International Court of Criminals
William F. Jasper
Source: The New American
July 3, 2000
Among the charges leveled against King George in the Declaration of Independence by the American Founding Fathers was that he had “combined with others to subject us to a jurisdiction foreign to our Constitution, and unacknowledged by our laws … transporting us beyond Seas to be tried for pretended Offenses.” American citizens could again be facing such a predicament, if the United Nations’ so-called International Criminal Court (ICC) is allowed to come to fruition. And however bleak any British dungeons were for the American colonists, the plight of victims who might be brought before the proposed world court would assuredly be infinitely worse.
In Rome, on July 17, 1998, delegates representing 120 nations attending the ICC summit, voted to endorse the “statute” creating an International Criminal Court, bringing the United Nations’ diabolical campaign for world government a giant step closer to realization. The Statute of Rome creating the new judicial body represents an unprecedented accumulation of legislative, executive, and judicial powers on a planetary scale. According to the UN globocrats, once the treaty is ratified by 60 nations, it will become binding upon every individual on earth. And the new criminal tribunal claims jurisdiction over all individuals — including Americans — accused of the “core crimes” of “genocide,” “war crimes,” “crimes against humanity,” or “aggression” — and any additional crimes that may be added in the future. All of which makes the vaunted new ICC not only an absurdity, but an institutional monstrosity with absolutely no legal basis for its claims to power.
Presently, 10 nations have ratified the ICC statute. The statute claims that the ICC will have universal jurisdiction to try individuals charged with genocide, war crimes, crimes against humanity, and aggression, anywhere on earth — even if the supposed defendants are citizens of a nation that has refused to ratify the treaty and the alleged crime has taken place inside the boundaries of that nation. This unprecedented claim of authority, and the extension of treaty obligation to nonparty states, is a truly audacious usurpation — even for the United Nations, which has grown increasingly brazen with each succeeding global summit. If allowed to stand — and to thrive and grow, as its champions intend — this Court would sound the death knell for national sovereignty, and for the freedoms associated with limited, constitutional government.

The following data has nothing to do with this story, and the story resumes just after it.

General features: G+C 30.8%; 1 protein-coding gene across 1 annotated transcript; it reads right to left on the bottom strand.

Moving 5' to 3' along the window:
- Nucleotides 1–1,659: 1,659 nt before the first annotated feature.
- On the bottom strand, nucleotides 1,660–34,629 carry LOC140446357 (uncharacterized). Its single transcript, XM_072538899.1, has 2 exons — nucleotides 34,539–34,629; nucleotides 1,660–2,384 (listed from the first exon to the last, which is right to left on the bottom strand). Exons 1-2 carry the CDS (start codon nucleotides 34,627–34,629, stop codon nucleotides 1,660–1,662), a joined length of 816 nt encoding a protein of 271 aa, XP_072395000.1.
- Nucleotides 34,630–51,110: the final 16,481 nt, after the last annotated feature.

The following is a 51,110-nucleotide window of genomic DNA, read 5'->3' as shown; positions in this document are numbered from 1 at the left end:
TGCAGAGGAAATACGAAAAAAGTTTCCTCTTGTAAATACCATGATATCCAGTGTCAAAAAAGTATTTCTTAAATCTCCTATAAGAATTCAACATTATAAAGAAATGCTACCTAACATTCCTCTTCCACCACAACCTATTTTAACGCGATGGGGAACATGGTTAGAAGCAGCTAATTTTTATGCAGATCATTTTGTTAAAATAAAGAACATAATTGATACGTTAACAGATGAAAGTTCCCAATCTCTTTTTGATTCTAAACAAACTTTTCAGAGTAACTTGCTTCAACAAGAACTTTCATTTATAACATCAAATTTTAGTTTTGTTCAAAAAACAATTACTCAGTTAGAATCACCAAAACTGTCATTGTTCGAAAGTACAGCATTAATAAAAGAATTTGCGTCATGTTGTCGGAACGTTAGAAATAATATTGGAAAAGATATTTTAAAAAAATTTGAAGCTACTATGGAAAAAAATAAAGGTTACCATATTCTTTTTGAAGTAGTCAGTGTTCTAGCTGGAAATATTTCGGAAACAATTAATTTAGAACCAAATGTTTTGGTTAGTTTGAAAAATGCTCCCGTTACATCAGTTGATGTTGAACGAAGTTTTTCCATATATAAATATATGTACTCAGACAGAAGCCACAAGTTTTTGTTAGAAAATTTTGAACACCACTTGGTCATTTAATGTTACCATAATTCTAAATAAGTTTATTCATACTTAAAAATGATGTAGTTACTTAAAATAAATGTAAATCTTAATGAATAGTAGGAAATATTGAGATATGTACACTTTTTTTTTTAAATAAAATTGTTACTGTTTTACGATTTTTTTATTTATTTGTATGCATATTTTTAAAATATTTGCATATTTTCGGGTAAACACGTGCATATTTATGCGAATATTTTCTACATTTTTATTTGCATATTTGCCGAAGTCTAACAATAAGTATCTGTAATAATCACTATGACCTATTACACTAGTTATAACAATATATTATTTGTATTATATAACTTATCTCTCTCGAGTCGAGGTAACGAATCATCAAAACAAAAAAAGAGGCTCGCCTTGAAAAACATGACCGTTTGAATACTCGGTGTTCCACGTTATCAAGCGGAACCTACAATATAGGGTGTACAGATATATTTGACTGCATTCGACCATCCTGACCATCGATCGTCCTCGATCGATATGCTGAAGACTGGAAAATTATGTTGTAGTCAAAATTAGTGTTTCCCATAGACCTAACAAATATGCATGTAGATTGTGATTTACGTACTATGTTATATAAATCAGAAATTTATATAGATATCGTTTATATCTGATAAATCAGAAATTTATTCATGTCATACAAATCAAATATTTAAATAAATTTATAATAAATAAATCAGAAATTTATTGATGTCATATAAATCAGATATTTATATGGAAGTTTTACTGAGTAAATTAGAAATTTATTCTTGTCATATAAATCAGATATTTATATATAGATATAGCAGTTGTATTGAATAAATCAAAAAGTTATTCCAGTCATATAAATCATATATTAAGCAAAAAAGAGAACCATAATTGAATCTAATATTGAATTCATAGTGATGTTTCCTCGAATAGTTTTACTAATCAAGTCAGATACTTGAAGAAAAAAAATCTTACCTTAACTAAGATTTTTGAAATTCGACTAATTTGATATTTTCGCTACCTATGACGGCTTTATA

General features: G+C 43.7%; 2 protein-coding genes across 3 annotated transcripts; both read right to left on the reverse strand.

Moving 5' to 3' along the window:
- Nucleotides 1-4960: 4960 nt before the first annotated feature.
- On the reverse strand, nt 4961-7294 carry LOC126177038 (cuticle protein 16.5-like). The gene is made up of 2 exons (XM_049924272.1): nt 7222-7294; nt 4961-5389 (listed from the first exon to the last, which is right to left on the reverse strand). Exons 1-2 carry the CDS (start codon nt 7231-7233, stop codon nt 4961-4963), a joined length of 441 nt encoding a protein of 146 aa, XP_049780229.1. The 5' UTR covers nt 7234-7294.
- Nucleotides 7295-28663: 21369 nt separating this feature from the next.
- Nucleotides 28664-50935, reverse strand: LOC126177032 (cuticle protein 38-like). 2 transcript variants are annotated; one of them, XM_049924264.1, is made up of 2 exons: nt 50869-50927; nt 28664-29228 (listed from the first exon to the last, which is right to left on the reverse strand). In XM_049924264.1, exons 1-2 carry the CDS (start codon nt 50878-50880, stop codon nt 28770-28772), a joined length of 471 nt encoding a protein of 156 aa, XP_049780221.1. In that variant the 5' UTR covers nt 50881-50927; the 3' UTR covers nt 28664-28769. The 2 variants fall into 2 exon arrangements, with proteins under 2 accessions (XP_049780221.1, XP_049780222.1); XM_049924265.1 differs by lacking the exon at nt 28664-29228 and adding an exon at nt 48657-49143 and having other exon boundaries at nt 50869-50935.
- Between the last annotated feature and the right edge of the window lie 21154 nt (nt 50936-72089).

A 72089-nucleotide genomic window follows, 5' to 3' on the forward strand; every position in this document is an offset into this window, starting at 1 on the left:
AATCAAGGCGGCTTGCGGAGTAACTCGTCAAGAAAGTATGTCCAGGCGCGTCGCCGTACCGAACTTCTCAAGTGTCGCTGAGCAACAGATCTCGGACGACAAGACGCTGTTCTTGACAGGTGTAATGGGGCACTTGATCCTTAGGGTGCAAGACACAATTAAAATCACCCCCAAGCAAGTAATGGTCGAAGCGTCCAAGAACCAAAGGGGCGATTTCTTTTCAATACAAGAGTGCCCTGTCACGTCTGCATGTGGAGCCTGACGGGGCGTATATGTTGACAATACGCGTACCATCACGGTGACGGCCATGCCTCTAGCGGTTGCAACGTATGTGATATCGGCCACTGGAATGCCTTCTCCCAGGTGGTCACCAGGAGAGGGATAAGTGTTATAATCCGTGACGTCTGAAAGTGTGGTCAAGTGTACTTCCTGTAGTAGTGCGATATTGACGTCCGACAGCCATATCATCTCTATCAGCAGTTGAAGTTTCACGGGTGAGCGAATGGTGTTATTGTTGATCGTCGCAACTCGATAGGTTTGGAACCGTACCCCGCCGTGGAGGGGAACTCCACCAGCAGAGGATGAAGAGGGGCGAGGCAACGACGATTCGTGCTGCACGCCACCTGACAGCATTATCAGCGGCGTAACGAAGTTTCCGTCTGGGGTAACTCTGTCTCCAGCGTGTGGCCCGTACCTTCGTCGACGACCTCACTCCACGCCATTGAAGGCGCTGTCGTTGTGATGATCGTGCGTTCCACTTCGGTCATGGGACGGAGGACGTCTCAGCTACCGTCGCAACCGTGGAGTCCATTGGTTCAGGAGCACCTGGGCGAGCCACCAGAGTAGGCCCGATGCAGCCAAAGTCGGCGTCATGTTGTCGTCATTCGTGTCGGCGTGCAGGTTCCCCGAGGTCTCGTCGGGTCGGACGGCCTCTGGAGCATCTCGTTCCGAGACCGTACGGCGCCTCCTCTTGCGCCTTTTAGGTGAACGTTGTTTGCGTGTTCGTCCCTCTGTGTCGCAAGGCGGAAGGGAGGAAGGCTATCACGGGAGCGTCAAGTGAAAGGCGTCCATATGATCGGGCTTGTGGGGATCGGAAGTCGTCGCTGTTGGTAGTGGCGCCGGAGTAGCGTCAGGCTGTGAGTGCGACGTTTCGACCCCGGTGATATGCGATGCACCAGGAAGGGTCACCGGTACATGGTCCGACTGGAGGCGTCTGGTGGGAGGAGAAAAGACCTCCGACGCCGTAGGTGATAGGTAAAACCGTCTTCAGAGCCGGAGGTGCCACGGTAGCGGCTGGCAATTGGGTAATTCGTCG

One of the most cherished rights of Americans that is threatened by the ICC is the right to a jury trial by one’s peers. But that is not all. Under the ICC regime, Americans would enjoy none of the privileges and immunities, or constitutional and procedural protections, enjoyed under our justice system. Once indicted by the ICC’s “global prosecutor,” a suspect is considered guilty unless proven innocent, and may be arrested and imprisoned for an unspecified time before being brought to trial. If convicted, the accused has no right to appeal other than to the very tribunal which has just condemned him. The ICC judges and prosecutors would be drawn from “jurists” representing every country which has ratified the ICC statute, including totalitarian regimes of every stripe. The hapless victims of this global kangaroo court may be sentenced to serve their time in the prisons of whatever country in the world the ICC judges, in their infinite wisdom and benignity, so determine.
The more appropriate name for the ICC would be the International Criminal Conspiracy or the International Court of Criminals.
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